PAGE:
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Digital Signal Processing and Applications with the TMS320C6713 and TMS320C6416 DSK, 2nd Edition by Donald Reay, Rulph Chassaing

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3

Architecture and Instruction Set of the C 6x Processor

  • Architecture and instruction set of the TMS320C6x processor
  • Addressing modes
  • Assembler directives
  • Linear assembler
  • Programming examples using C, assembly, and linear assembly code

3.1 INTRODUCTION

Texas Instruments introduced the first-generation TMS32010 DSP in 1982, the TMS320C25 in 1986 [1], and the TMS320C50 in 1991. Several versions of each of these processors—C1x, C2x, and C5x—are available with different features, such as faster execution speed. These 16-bit processors are all fixed-point processors and are code compatible.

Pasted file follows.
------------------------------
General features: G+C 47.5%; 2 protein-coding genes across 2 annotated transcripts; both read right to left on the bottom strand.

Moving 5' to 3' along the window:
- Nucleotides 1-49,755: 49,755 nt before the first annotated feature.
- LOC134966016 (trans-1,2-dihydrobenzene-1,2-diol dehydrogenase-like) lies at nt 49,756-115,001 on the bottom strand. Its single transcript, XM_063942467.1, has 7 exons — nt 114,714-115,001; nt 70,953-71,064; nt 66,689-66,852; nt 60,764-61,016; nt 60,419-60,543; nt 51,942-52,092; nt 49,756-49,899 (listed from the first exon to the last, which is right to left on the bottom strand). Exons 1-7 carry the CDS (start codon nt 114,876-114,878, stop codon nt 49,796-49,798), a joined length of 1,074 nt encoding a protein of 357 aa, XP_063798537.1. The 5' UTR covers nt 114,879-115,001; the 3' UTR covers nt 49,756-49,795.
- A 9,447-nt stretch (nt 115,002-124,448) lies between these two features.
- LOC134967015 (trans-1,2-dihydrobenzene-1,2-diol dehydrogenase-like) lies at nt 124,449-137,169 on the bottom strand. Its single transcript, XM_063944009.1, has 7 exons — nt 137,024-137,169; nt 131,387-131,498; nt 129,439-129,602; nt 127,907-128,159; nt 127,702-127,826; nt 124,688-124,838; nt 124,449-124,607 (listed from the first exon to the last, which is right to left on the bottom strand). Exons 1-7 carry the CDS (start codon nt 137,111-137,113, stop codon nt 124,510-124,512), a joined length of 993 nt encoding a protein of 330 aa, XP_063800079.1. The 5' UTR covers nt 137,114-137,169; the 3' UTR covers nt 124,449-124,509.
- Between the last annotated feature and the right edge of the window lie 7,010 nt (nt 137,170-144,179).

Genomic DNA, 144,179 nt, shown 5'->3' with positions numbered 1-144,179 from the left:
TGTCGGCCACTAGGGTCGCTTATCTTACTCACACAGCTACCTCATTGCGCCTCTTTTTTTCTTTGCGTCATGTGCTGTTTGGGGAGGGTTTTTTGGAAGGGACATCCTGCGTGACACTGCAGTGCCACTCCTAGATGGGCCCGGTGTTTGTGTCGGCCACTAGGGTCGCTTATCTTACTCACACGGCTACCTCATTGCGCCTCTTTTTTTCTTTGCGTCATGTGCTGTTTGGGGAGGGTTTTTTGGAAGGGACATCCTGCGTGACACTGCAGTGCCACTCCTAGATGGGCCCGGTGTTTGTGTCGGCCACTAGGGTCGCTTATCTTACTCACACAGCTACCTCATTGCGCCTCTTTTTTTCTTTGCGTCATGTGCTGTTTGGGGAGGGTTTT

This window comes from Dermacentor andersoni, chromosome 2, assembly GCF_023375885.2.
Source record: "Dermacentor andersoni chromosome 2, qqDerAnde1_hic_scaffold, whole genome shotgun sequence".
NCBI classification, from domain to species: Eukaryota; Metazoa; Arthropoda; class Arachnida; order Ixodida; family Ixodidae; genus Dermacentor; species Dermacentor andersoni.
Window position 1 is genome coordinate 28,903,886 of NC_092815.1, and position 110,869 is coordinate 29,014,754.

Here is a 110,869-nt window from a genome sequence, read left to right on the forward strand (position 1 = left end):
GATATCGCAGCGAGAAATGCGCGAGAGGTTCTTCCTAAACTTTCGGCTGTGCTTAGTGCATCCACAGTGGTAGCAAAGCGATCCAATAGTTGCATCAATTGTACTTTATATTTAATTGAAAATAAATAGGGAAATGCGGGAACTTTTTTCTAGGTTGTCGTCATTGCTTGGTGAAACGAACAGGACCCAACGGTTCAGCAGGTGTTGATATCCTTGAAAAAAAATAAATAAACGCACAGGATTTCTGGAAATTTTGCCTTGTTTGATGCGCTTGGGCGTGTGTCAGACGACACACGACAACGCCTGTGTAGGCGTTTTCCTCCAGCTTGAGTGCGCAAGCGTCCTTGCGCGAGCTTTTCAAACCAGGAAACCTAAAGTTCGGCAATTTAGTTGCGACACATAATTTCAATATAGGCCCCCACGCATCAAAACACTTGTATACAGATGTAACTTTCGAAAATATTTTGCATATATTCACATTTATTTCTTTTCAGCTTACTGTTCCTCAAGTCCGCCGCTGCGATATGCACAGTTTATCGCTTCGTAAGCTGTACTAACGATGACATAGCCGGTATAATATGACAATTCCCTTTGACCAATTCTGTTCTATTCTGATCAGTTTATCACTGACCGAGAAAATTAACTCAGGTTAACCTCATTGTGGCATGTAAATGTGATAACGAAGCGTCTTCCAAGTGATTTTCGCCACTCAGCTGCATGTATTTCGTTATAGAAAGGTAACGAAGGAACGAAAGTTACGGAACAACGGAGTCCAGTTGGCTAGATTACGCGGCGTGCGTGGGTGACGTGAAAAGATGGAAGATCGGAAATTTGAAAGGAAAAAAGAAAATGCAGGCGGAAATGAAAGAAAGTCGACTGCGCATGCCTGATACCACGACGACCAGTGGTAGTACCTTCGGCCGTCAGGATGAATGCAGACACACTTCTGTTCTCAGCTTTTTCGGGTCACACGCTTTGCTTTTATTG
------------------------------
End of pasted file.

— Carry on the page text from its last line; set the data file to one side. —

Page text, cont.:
In a von Neumann architecture, program instructions and data are stored in a single memory space. A processor with a von Neumann architecture can make a read or a write to memory during each instruction cycle. Typical DSP applications require several accesses to memory within one instruction cycle. The fixed-point processors C1x, C2x, and C5x are based on a modified Harvard architecture with separate memory spaces for data and instructions that allow concurrent accesses.

Quantization error or round-off noise from an ADC is a concern with a fixed -point processor. An ADC uses only a best-estimate digital value to represent an input. For example, consider an ADC with a word length of 8 bits and an input range of ± 1.5 V. The steps represented by the ADC are: input range/28 = 3/256 = 11.72 mV. This produces errors that can be up to ±(11.72 mV)/2 = ±5.86 mV. Only a best estimate can be used by the ADC ...

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